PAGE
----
Using LinuxPerf for small functions

LinuxPerf.jl wraps the perf_event_open Linux syscall. But using it for small functions gives ridiculous results. The following example reports over 12000 clock cycles and 2000 memory fetches to compute 1+1:

using LinuxPerf
@measure 1+1

Dumb question: what is running other than the execution of 1+1 for perf_event_open to report so many events? Expression parsing?

@vchuravy :point_up:

First, run @measure twice, and in a function: f() = @measure 1+1; f(); f(). It does not run the expression multiple times and average over runs like BenchmarkTools.@btime does, so the first time you run this, you’re getting compilation time. And running it at the global scope includes some penalty from running code at the toplevel.

Second, this function is far too small to be effectively measured by the perf subsystem. You’re basically doing a syscall, performing 1-2 instructions, and then immediately performing another syscall. Performing each of those syscalls requires a non-negligible number of instructions (which perf will count), both in Julia and in the kernel. You could try running this in a repeated loop for some number of iterations, but you’d still be picking up loop overhead (at least 2 extra instructions) after calculating the average result.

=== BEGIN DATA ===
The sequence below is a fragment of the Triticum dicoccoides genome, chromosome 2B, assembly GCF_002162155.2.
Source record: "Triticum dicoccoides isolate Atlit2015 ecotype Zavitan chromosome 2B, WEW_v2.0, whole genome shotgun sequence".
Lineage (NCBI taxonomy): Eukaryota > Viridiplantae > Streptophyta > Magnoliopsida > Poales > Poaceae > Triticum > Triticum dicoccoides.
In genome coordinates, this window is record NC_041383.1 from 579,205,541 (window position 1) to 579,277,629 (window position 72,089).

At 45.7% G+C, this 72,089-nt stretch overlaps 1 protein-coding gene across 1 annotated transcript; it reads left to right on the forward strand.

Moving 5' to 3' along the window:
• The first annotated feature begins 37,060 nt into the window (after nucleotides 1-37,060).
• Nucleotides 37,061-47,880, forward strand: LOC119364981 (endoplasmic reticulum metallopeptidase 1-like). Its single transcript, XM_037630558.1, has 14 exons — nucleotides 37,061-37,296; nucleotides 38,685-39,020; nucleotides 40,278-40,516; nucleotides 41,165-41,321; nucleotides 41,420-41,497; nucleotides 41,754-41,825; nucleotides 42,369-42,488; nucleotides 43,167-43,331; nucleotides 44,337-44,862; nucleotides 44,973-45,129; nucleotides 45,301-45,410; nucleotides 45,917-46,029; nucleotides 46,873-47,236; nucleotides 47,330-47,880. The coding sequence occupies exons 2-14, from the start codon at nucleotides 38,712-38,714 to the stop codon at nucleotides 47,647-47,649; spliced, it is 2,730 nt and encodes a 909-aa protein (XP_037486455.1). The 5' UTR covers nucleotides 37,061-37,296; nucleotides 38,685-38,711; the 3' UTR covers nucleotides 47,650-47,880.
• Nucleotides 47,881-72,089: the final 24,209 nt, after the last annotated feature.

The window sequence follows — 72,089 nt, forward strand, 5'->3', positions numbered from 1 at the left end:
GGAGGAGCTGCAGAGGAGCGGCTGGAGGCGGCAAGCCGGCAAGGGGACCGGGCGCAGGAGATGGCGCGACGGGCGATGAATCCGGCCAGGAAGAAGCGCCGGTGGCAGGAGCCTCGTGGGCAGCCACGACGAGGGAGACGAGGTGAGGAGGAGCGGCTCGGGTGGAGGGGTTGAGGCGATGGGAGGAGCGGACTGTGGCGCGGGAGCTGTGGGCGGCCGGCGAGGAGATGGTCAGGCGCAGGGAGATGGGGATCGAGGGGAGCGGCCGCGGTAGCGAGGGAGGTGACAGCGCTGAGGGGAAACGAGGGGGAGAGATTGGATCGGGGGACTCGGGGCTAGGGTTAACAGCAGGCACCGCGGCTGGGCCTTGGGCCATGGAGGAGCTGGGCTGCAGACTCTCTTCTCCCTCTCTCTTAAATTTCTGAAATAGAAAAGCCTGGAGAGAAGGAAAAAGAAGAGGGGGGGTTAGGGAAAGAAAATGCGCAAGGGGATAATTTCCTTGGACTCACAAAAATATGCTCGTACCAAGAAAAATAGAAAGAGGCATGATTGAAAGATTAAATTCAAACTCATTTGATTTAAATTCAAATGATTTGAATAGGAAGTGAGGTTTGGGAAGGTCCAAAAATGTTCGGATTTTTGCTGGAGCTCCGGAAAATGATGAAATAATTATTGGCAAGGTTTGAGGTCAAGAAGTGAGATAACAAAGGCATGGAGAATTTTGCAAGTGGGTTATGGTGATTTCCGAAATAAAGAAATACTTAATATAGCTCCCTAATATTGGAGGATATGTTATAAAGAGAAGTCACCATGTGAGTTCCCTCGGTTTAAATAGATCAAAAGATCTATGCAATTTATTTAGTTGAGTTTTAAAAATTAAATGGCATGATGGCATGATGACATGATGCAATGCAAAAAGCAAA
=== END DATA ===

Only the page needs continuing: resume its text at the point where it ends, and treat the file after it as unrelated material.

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Running @measurement multiple times still gives me thousands of cycles (6000+, though quite variable across runs) and 2270 instructions.

Doing an equivalent benchmark in C gives me ~60 cycles and 13 instructions.

I always define

function foreachf(f::F, N, args::Vararg{Any,A}) where {F,A}
    foreach(_ -> f(args...), 1:N)
end

So that it calls f(args...) a total of N times.
However, you’ll have to make sure the compiler doesn’t defeat the benchmark, like it does for +(::Int,::Int).

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Can you show the code for this C benchmark?